I recall my mother learning to drive in the seventies and the life altering change it gave her as a single mother raising two young children in America. Suddenly, things didn’t seem so far away and it became an enjoyable activity. As a result, similar to most American youth, I could not wait to drive on my own. I started at a young age and now often pride myself in my ability to drive in New Jersey without a GPS, which in New Jersey is not an easy task. I must admit, however, that now as an adult, there are days when I’m stuck in traffic that I long for someone else to drive. Yet, even if I did have a constant chauffeur available to me, in no way would I wish to lose my right to drive.
As a Muslim who believes in the Messiah, Mirza Ghulam Ahmad of Qadian, I was raised as an Ahmadi Muslim to know that driving, just like many other freedoms, is a right granted to women within Islam. It is unfortunate that the women of Saudi Arabia must battle for a privilege allowed to women worldwide. While Saudi women’s uprising for their right to drive maybe clumped with the Arab spring and the need for separation of mosque and state, the driving ban also stems from a paternalistic society that, in an effort to care for its women, has only inhibited their rights. Since this is occurring in Saudi Arabia, a nation that prides itself on being the quintessential Muslim country, many people assume this ban has something to do with Islam, when in actuality it is quite the contrary.
Islam was the first religion to grant rights to women and promote empowerment of women. Some of these rights include spiritual equality, education, and full rights over wealth, property and inheritance. If those enforcing the ban were to reflect upon Islamic history during the time of Prophet Muhammad, they would see that women rode their own camels and horses. Even during the battle of Jamal after the Prophet Muhammad’s demise, his wife Ayesha was the most prominent example of a woman riding her own camel. Since the driving ban clearly is not within the moderate teachings of Islam, it becomes more about the paternalistic society that is promoted in Saudi Arabia. In an effort to uphold the true teachings of Islam, they have only created the opposite effect. The world is now questioning Islam’s relationship with women driving, when the sad truth is that some Muslim countries do not practice the accurate teachings of the Holy Quran and hold misconceptions about the role of women in society.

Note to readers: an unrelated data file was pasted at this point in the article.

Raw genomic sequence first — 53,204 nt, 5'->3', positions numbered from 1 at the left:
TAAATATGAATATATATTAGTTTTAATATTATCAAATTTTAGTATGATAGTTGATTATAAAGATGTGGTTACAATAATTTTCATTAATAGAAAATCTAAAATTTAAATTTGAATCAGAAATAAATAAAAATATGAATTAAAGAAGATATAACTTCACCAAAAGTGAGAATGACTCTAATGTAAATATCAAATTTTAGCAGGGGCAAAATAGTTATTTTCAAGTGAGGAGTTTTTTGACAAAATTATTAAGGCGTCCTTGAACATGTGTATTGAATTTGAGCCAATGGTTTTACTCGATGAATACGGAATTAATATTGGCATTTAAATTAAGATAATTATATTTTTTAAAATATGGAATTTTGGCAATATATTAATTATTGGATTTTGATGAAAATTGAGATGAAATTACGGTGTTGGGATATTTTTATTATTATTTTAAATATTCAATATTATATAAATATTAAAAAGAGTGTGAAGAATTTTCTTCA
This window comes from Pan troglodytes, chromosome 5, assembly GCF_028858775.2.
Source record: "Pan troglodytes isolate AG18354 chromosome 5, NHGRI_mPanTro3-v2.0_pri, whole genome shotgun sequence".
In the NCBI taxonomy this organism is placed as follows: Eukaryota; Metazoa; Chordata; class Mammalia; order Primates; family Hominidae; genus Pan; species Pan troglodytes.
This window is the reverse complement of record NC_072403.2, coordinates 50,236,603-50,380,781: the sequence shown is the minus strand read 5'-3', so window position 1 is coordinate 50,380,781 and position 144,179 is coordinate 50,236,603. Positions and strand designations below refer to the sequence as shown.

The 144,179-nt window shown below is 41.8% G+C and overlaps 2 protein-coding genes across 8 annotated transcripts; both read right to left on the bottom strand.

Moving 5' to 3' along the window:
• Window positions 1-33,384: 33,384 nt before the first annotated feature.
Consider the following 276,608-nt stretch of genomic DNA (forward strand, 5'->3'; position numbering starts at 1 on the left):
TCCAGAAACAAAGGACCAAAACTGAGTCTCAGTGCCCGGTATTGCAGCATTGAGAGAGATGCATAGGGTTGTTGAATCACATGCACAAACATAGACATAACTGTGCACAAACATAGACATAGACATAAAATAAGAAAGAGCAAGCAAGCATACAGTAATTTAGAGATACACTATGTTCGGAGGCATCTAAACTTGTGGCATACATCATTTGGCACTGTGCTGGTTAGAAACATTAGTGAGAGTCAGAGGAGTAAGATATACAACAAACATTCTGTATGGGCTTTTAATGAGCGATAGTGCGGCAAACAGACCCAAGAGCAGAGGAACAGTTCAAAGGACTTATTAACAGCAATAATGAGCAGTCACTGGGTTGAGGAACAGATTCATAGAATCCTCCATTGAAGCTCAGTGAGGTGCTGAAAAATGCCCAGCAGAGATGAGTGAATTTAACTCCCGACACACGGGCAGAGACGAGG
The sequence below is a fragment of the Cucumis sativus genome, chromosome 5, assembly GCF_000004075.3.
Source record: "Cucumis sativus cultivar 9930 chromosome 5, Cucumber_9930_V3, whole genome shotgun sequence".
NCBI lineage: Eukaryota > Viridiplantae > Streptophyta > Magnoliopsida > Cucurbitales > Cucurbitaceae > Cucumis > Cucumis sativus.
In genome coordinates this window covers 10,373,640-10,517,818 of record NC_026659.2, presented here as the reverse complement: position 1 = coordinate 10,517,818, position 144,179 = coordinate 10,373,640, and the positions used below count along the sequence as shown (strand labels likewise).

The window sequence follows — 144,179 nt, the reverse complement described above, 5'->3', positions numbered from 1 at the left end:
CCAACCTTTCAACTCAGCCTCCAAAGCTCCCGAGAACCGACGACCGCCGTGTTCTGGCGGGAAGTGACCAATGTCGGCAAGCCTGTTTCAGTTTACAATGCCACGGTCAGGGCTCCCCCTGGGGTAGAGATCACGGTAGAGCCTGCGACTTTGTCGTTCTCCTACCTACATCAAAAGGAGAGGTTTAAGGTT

The fear that society will suddenly disintegrate as a result of women driving is clearly not a concern of the majority of other Muslim countries, thus Saudi Arabia needs to re-evaluate this paternalistic driving ban. A correct understanding of a woman’s role in society in accordance with Islam should be implemented, since such bans only distract a society from its full potential to function. While the concept of protecting women may be chivalrous, it should not interfere with a woman’s right to drive. And while some of us long to be chauffeured, the women of Saudi Arabia no longer desire this comfort.
Let the option to drive or not to drive be a choice that no government can deny.
Nusrat Qadir is a spokeswoman for the Ahmadiyya Muslim Community, USA.